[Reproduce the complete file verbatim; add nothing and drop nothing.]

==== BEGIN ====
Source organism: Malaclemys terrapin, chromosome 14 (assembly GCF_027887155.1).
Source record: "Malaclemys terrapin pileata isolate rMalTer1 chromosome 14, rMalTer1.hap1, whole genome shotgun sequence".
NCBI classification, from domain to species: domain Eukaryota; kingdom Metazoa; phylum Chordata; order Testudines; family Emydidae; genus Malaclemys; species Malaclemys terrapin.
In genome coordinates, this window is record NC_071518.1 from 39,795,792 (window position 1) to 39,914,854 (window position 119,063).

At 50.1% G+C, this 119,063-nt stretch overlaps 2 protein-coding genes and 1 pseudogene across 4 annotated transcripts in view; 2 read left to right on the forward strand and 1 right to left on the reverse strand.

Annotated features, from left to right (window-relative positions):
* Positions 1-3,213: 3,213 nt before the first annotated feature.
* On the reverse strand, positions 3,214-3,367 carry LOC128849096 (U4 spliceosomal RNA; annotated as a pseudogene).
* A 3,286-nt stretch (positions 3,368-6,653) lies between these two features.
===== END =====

Source organism: Malaclemys terrapin, chromosome 14 (assembly GCF_027887155.1).
Source record: "Malaclemys terrapin pileata isolate rMalTer1 chromosome 14, rMalTer1.hap1, whole genome shotgun sequence".
NCBI classification, from domain to species: domain Eukaryota; kingdom Metazoa; phylum Chordata; order Testudines; family Emydidae; genus Malaclemys; species Malaclemys terrapin.
In genome coordinates, this window is record NC_071518.1 from 39,795,792 (window position 1) to 39,914,854 (window position 119,063).

At 50.1% G+C, this 119,063-nt stretch overlaps 2 protein-coding genes and 1 pseudogene across 4 annotated transcripts in view; 2 read left to right on the forward strand and 1 right to left on the reverse strand.

Annotated features, from left to right (window-relative positions):
* Positions 1-3,213: 3,213 nt before the first annotated feature.
* On the reverse strand, positions 3,214-3,367 carry LOC128849096 (U4 spliceosomal RNA; annotated as a pseudogene).
* A 3,286-nt stretch (positions 3,368-6,653) lies between these two features.